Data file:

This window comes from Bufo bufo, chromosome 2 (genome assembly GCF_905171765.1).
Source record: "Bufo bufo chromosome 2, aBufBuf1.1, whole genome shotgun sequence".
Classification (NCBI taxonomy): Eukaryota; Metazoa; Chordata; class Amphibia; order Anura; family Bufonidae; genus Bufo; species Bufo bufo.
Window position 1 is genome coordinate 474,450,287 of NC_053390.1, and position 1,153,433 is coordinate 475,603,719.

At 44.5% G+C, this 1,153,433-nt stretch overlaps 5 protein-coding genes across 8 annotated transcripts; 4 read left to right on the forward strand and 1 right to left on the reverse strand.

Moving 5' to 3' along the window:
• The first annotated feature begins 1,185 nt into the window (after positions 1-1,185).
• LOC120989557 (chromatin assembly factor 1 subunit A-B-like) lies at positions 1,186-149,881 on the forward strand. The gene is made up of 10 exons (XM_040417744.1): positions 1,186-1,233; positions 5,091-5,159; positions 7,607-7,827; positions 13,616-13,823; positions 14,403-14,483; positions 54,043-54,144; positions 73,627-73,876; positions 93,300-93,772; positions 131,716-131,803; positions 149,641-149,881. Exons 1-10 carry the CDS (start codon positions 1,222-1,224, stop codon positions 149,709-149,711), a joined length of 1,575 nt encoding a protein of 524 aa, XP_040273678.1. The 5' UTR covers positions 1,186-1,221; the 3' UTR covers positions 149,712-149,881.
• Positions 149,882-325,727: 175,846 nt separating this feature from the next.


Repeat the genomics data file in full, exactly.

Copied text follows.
This window comes from Bufo bufo, chromosome 2 (genome assembly GCF_905171765.1).
Source record: "Bufo bufo chromosome 2, aBufBuf1.1, whole genome shotgun sequence".
Classification (NCBI taxonomy): Eukaryota; Metazoa; Chordata; class Amphibia; order Anura; family Bufonidae; genus Bufo; species Bufo bufo.
Window position 1 is genome coordinate 474,450,287 of NC_053390.1, and position 1,153,433 is coordinate 475,603,719.

At 44.5% G+C, this 1,153,433-nt stretch overlaps 5 protein-coding genes across 8 annotated transcripts; 4 read left to right on the forward strand and 1 right to left on the reverse strand.

Moving 5' to 3' along the window:
• The first annotated feature begins 1,185 nt into the window (after positions 1-1,185).
• LOC120989557 (chromatin assembly factor 1 subunit A-B-like) lies at positions 1,186-149,881 on the forward strand. The gene is made up of 10 exons (XM_040417744.1): positions 1,186-1,233; positions 5,091-5,159; positions 7,607-7,827; positions 13,616-13,823; positions 14,403-14,483; positions 54,043-54,144; positions 73,627-73,876; positions 93,300-93,772; positions 131,716-131,803; positions 149,641-149,881. Exons 1-10 carry the CDS (start codon positions 1,222-1,224, stop codon positions 149,709-149,711), a joined length of 1,575 nt encoding a protein of 524 aa, XP_040273678.1. The 5' UTR covers positions 1,186-1,221; the 3' UTR covers positions 149,712-149,881.
• Positions 149,882-325,727: 175,846 nt separating this feature from the next.